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Old 20-11-2007, 07:31   #16
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Hi Gramos,

Wow, that's quite ambitious and I applaud your courageous thinking. First thing I would do is attempt to contact Erik Lerouge and ask his opinion or pay him for engineering designs. I would think engineering advice to be very important because daggerboards will add forces to the hull and changes in the distribution of forces across the boat structure that weren't accounted for in the original design. Also, placement of the boards with respect to centers of effort, momentum, etc would seem to be a critical parameter. Are your keels integral or sacrificial? If the latter, that might make the conversion easier.

Actually, the first thing I would do is rethink what/why the change? Keep in mind that some basic speed-related parameters are already baked in the cake and won't be changed by daggerboards. These include hull length/beam ratio, weight of boat, bridgedeck clearance and underbody shape, sail area and sail plan, etc.

Also, consider that your rudder is part of the draft, so you might not gain the advantage of the full depth of the keel in draft reduction.

I don't know of the Sunstream 38. I have seen a 32. Do you have a picture you could post (mostly for my curiosity - not for answering your question)? If it is a Lerouge design at that length, it might be similar to my Manta 40.

Mark
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Old 20-11-2007, 12:30   #17
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I would think pre-maiking the cassettes with a flanged top would make the install job fairly quick and easy. Maybe the factory already has them availaible?
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Old 20-11-2007, 14:03   #18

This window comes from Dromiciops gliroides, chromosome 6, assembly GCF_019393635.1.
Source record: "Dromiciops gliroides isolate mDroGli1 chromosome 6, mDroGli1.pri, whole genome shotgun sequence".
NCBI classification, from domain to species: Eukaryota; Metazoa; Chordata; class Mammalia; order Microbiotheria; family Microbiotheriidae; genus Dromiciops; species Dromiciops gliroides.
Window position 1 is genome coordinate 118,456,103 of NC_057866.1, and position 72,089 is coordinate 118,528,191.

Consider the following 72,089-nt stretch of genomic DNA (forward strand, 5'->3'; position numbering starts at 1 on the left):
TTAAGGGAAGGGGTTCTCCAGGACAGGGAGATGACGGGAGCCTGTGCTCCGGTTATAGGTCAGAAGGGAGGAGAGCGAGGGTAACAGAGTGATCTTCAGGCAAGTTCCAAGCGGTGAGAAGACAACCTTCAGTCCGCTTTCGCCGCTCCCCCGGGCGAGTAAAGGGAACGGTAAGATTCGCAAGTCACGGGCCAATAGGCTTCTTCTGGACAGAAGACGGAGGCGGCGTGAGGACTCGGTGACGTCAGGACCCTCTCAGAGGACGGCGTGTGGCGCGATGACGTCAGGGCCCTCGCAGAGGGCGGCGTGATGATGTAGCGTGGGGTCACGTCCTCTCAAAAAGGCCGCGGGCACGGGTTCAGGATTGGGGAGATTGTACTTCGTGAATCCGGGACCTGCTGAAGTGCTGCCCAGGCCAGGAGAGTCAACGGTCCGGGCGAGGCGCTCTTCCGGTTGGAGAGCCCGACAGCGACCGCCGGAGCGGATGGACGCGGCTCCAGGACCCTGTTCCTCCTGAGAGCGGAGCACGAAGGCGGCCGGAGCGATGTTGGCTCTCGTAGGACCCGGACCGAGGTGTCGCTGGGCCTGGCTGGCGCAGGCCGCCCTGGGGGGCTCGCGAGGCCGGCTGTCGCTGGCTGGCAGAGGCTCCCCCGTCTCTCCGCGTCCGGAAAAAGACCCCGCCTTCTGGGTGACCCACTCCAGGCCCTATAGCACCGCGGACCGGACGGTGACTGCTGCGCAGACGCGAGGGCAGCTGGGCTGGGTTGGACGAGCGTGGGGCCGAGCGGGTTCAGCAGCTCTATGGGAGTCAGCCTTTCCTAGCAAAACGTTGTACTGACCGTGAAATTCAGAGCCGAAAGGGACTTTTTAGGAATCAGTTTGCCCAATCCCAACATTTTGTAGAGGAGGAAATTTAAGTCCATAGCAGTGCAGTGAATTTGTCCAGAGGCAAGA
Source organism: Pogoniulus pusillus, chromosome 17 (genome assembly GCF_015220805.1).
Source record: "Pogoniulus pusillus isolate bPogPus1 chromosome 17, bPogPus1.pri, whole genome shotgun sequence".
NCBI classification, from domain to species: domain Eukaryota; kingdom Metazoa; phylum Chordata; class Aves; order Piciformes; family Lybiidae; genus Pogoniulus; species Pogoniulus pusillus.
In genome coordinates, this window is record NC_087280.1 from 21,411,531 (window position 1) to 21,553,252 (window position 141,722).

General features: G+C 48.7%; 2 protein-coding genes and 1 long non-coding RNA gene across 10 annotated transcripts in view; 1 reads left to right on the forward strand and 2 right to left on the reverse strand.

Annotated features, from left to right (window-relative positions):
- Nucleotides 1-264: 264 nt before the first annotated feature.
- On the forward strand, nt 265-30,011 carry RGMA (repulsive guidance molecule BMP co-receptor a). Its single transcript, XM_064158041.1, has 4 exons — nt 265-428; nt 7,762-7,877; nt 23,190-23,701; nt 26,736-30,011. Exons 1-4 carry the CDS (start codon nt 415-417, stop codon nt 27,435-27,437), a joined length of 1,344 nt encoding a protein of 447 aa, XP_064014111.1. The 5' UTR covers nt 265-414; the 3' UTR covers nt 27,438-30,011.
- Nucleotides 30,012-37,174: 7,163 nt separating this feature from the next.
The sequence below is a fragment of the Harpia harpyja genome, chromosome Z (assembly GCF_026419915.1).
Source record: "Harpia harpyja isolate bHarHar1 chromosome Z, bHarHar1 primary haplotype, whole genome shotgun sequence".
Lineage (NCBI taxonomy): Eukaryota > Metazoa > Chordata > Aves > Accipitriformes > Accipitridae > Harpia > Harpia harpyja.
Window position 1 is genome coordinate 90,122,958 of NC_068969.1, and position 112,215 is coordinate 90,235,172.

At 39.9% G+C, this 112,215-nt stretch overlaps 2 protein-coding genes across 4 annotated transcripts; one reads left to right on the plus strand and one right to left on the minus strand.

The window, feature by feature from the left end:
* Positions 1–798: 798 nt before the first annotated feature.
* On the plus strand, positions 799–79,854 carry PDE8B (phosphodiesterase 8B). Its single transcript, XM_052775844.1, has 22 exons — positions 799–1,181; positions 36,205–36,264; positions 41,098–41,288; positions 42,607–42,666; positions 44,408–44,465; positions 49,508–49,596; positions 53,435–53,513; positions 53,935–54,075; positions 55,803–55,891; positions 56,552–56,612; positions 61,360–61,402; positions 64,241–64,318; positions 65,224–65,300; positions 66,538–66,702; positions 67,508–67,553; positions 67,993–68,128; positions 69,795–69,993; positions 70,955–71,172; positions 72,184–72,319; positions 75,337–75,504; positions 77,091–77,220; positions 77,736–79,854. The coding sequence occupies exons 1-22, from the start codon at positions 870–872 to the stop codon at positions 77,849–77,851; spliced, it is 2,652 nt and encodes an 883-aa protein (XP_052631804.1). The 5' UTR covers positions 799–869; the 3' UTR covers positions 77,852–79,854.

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Gramos,
I would first contact Eric Lerouge:

Erik Lerouge Yacht Designs

Here's and interesting article as well:

Articles - Daggerboards
Good article , thanks for that.
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Old 21-11-2007, 06:57   #19
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I am curious as to why you would not sell that boat and purchase one that is designed with the features you like?
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Old 21-11-2007, 09:12   #20
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I am curious as to why you would not sell that boat and purchase one that is designed with the features you like?
This daggerboard project sounds like it could be too much work... But that sounds like more work to me!

It's really not too hard, but you must have a plan and know what you are doing. I would first pre-build the daggerboard boxes. Use Glassed plywood or foam for the sides. Use some very durable material for the front and back of the boxes. Fiberglass works well.
cut off the keels, and fair off the place where they were cut.

Cut a slot in the deck... Cut a slot where the dagger comes out...
Slide trunk in and glass it well. The daggerboard should come out underwater at the center of effort of your old keel. (If it is perpendicular to the waterline).

Good luck!
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Old 21-11-2007, 10:38   #21
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You are getting into territory where you need to be consulting with a naval architect.

1. Any structural mistakes can sink your boat endangering life.

2. Do you have all the knowledge necessary to predict the performance increase vs the cost? No offense, but it is doubtful, otherwise you would not be asking the question.

3. Having someone else design the modification keeps you from being the responsible party if this major hull modification does not work as anticipated and all the money you spent on it goes to waste.

4. Is your insurance company alright with an amateur major modification to the hull?
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Old 21-11-2007, 20:38   #22